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SARTRE project completes first successful on-road demo of multiple vehicle platooning
24 January 2012
|SARTRE multiple vehicle platoon on the test track. Click to enlarge.|
The SARTRE project (Safe Road Trains for the Environment) (earlier post) has recently completed the first successful test demonstration of a multiple vehicle platoon, with Volvo Car Corporation as the only participating car manufacturer. The test fleet included a lead truck followed by three cars driven entirely autonomously at speeds of up to 90 km/h (56 mph), with no more than a 6-meter (20-foot) gap between the vehicles.
The project is being driven by seven European partners and is the only one of its kind to focus on the development of technology in which platooned traffic operates in a mixed environment with other road users.
Vehicle platooning, as envisaged by the SARTRE project, is a convoy of vehicles in which a professional driver in a lead vehicle heads a line of closely following vehicles. Each following vehicle autonomously measures the distance, speed and direction and adjusts to the vehicle in front. Once in the platoon, drivers can do other things while the platoon proceeds towards its long-haul destination. All vehicles are detached and can leave the procession at any time.
In January 2011, SARTRE carried out the first successful demonstration of its vehicle platooning technology at the Volvo Proving Ground close to Gothenburg, Sweden, with a single following car. (Earlier post.) This marks the first time the EU-financed development teams in SARTRE have tried their systems together outside the simulators.
The SARTRE project is addressing the three cornerstone transportation issues of environment, safety and congestion while at the same time encouraging driver acceptance through the prospect of increased “driver comfort”. The objectives of SARTRE may be summarized as:
To define a set of acceptable platooning strategies that will allow road trains to operate on public highways without changes to the road and roadside infrastructure.
To enhance, develop and integrate technologies for a prototype platooning system such that the defined strategies can be assessed under real world scenarios. To demonstrate how the use of platoons can lead to environmental, safety and congestion improvements.
To illustrate how a new business model can be used to encourage the use of platoons with benefits to both lead vehicle operators and to platoon subscribers.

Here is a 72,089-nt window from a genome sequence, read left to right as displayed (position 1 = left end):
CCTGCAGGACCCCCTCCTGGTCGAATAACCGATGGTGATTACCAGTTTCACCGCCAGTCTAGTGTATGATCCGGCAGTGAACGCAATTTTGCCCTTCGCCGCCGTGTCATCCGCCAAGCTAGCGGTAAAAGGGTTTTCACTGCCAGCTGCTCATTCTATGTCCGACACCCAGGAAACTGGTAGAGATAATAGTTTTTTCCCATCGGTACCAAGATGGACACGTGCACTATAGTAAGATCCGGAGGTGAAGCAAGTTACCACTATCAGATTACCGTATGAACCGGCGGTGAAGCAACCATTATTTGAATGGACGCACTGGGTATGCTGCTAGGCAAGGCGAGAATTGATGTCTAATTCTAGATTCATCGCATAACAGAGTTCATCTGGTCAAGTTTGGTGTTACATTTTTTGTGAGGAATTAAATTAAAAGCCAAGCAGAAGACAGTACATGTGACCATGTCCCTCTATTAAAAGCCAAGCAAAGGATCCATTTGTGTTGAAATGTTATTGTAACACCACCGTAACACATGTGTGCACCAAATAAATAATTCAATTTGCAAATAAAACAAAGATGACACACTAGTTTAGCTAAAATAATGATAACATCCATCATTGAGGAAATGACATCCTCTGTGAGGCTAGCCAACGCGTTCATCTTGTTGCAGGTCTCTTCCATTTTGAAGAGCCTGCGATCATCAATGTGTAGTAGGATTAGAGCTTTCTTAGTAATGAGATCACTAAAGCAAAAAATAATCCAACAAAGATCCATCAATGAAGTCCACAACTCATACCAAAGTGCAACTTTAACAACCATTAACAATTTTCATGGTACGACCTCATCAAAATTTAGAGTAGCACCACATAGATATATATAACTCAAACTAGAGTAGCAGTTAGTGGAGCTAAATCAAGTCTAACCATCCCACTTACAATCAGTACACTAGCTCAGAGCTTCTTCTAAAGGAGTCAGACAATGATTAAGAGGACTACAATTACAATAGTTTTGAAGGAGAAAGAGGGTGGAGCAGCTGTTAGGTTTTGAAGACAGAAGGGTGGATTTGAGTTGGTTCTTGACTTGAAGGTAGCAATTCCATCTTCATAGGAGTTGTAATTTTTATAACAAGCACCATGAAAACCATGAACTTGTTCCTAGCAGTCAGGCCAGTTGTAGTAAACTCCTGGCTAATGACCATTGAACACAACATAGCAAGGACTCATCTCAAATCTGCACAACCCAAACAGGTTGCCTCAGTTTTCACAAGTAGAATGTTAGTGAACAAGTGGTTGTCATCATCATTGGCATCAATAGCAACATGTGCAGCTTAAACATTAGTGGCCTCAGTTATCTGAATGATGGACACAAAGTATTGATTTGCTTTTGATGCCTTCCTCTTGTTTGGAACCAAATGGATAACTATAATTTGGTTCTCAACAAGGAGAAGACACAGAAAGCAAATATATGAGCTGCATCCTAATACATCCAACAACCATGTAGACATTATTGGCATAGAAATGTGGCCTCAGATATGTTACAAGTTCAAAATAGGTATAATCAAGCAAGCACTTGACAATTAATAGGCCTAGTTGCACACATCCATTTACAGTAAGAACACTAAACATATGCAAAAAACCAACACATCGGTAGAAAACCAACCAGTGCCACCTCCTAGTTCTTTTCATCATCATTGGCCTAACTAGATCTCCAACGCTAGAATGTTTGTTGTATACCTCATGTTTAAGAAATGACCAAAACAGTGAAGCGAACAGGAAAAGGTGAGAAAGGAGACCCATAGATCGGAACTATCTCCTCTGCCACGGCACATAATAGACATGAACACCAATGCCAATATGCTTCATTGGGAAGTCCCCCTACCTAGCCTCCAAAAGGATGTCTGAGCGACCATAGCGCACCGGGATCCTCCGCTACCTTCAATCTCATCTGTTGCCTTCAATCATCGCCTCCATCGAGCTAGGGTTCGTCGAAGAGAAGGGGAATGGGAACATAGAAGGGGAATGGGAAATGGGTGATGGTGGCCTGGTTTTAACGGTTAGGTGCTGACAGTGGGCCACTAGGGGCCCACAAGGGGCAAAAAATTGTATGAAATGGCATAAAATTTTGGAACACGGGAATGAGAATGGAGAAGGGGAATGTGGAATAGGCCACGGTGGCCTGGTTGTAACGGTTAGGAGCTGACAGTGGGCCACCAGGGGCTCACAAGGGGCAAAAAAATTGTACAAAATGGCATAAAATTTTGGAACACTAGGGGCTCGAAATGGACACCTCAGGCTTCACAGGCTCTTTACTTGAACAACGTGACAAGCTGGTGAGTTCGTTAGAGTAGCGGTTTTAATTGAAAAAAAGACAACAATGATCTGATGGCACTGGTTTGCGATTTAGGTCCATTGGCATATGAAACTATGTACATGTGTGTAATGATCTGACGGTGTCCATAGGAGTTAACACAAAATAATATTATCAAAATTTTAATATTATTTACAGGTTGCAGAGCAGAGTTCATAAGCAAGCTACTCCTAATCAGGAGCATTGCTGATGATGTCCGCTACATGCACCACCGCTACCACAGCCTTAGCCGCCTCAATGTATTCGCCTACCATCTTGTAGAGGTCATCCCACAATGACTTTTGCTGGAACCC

The aim is for the entire road train to be completed in autumn 2012. By then we will have four vehicles after one lead vehicle driving at 90 km/h.—Erik Coelingh, technical project manager at the Volvo Car Corporation
The SARTRE project is being driven by seven European partners and is the only one of its kind to focus on the development of technology that can be implemented on conventional highways in which platooned traffic operates in a mixed environment with other road users.
Recognizing that the challenge of implementing road train technology on Europe’s highways is not solely a technical matter, SARTRE also includes a major study to identify what infrastructure changes will be needed for vehicle platooning to become a reality. A number of stakeholder discussions will therefore be held.
The participants in the first discussion included technical experts, politicians, legislators and traffic safety researchers. At the workshop a number of non-technical challenges for road trains were discussed, such as legal regulations, product liability and driver acceptance of automated vehicles.
Key future requirements identified were the need to agree a common terminology for platooning, such as criteria for defining when a vehicle becomes fully, as opposed to partially or even highly automated, and the need to address multiple and varied national regulatory law or to harmonize regulatory law.
Part-funded by the European Commission under the Framework 7 programme, SARTRE is led by Ricardo UK Ltd and includes collaboration between the following additional participating companies: Idiada and Robotiker-Tecnalia of Spain, Institut für Kraftfahrwesen Aachen (IKA) of Germany, and SP Technical Research Institute of Sweden, Volvo Car Corporation and Volvo Technology of Sweden.
The SARTRE project formally started in September 2009 and will run for a total of three years.
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